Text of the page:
Gun News of the Week: States ask U.S. Supreme Court to Review Carry Permit Laws

Plus: Nationwide gun sales continue to decline
handgun and ammo in front of legal books

Michael E. Cumpston

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Attorneys General From 23 States Request Supreme Court Rule on New Jersey ‘May Issue’ Challenge

Attorneys general from 23 states have filed a 26-page amicus brief requesting the U.S. Supreme Court take up a New Jersey case that could resolve the long-standing constitutional disconnect between “shall issue” and “may issue” in state carry permit laws.

Thomas Rogers and the Association of New Jersey Rifle & Pistol Clubs challenges the constitutionality of New Jersey’s arbitrary “may issue,” law which allows officials to rarely grant permits to carry a firearm in public for self-defense and, essentially, requires law-abiding citizens to seek permission to exercise a constitutional right.

“Your constitutional rights don’t end when you walk outside your front door,” Arizona AG Mark Brnovich, who is spearheading the effort, said in a statement. “We have a guaranteed bill of rights in this country, not a bill of needs.”

Brnovich noted “may issue” laws that “Similar laws infringe upon the Second Amendment rights of law-abiding citizens have already been ruled unconstitutional across the country and New Jersey’s de facto ban should be overturned as well.”

The 26-page brief argues 42 states use “shall-issue” permitting standards and that New Jersey’s restrictive practice “subjectively restricts law-abiding citizens from carrying a gun outside their home, even if they meet the eligibility requirements to do so.”

The Supreme Court rejected “may issue” challenges from New Jersey gun owners in 2014 and 2017. Also in 2017, the court declined to hear Peruta v. California, a “may issue” challenge many thought was a sure-fire case worthy of review.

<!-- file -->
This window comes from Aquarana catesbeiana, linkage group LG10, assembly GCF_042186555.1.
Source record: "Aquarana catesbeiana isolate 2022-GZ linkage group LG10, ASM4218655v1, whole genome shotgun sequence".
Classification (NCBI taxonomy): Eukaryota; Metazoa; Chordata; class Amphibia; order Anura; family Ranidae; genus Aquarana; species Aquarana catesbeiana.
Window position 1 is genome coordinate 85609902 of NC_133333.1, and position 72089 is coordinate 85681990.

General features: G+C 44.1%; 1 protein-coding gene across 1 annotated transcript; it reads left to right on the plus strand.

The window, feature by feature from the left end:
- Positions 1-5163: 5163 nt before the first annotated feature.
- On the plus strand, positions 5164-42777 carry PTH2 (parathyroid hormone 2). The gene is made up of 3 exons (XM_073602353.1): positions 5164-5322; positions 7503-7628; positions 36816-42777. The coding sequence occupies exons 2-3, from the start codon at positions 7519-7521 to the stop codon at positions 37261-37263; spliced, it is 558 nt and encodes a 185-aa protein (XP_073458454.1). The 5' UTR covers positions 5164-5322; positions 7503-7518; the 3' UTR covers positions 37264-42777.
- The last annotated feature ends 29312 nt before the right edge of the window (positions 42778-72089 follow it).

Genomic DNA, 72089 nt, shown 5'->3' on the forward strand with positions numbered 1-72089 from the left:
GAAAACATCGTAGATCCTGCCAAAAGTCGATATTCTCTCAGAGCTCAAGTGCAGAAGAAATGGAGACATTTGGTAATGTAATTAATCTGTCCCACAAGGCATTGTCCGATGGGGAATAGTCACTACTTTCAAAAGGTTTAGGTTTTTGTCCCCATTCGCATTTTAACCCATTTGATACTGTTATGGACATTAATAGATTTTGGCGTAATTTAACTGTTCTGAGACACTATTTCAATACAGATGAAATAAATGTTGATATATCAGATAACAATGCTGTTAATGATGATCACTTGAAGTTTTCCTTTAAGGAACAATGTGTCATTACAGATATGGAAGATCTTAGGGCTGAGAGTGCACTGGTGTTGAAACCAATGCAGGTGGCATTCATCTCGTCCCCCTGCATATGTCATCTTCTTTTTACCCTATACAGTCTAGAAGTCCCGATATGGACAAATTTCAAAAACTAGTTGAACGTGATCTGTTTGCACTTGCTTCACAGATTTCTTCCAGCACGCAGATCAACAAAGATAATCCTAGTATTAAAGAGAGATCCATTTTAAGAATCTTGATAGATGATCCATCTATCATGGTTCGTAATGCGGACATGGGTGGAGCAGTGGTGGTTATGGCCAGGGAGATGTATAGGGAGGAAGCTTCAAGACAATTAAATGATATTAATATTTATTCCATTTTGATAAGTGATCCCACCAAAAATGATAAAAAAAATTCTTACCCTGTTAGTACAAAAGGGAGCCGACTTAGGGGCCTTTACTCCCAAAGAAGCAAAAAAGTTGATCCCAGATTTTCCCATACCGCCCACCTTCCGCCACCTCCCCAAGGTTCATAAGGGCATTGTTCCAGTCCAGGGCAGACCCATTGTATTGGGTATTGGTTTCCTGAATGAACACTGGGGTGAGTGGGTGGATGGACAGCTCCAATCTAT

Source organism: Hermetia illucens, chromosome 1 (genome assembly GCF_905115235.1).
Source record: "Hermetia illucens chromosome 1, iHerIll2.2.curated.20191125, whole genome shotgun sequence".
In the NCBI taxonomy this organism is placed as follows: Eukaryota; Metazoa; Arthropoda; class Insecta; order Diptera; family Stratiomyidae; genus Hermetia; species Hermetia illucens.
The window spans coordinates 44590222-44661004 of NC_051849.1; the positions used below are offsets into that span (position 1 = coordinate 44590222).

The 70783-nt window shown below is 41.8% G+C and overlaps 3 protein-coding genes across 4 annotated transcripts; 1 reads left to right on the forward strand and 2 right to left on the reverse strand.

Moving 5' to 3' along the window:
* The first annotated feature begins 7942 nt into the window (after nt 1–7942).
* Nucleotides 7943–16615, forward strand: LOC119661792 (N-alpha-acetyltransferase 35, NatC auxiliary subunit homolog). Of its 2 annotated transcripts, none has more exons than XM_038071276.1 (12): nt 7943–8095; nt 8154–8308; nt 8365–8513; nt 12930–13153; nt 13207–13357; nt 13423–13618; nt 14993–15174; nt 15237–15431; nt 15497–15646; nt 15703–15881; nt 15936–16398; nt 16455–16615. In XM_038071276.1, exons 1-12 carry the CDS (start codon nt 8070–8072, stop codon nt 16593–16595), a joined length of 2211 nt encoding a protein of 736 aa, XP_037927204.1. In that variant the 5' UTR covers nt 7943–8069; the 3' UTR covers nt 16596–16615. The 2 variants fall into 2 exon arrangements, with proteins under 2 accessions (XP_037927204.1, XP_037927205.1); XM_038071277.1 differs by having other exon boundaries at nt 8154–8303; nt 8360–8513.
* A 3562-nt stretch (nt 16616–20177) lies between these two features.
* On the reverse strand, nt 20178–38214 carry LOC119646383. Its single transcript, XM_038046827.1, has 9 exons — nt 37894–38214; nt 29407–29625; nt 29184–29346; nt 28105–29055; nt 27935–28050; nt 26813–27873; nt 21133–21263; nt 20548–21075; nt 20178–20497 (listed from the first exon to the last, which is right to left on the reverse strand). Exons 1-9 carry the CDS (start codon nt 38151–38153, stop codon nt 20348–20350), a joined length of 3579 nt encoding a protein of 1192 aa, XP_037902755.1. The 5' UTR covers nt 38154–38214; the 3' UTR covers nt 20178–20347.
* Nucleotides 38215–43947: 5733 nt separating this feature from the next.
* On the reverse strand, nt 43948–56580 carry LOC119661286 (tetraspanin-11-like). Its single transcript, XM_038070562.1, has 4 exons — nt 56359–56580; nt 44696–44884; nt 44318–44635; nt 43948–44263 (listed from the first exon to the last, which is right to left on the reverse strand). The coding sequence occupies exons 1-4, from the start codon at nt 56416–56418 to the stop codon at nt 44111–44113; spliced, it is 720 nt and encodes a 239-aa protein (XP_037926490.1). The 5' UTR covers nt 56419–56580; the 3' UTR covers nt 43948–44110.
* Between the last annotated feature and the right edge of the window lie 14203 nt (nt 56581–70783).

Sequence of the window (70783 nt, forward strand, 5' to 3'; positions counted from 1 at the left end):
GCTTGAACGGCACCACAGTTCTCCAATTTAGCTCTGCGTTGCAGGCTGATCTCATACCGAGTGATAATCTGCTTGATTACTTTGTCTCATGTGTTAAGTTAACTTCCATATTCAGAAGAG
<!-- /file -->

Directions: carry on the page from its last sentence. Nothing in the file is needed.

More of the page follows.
However, after nearly a decade of avoiding Second Amendment cases, in January the court granted certiorari to review New York State Rifle & Pistol Association v City of New York, a challenge to a New York City law that prohibits lawful handgun permit holders from transporting their unloaded, locked-up weapons outside city limits.

With the addition of Justice Brett Kavanaugh to the court late last year — the second justice appointed by President Donald Trump — the Supreme Court now includes a 5-4 majority of conservative-leaning justices and, as January’s action indicates, challenges that have been collecting dust suddenly have a new luster.

For more, go to:


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Despite an Increase in 2018 Background Checks, Gun Sales Declined

The National Shooting Sports Foundation (NSSF) on Jan. 28 reported U.S. firearms sales fell 6.1 percent in 2018, marking it the second straight year of declines and extending the “Trump slump” in gun sales following the November 2016 election of pro-gun rights President Donald Trump.

Meanwhile, according to the FBI, it conducted more than 26 million background checks last year — more than 2017, but less than the 27 million checks in 2016.

The NSSF estimated 2018 sales at 13.1 million firearms, down from 14 million the previous year and down 16.5 percent from record 2016 sales of 15.7 million. The U.S. consumer firearms market supports a $40 billion industry of manufacturers and retailers of guns, ammunition and accessories.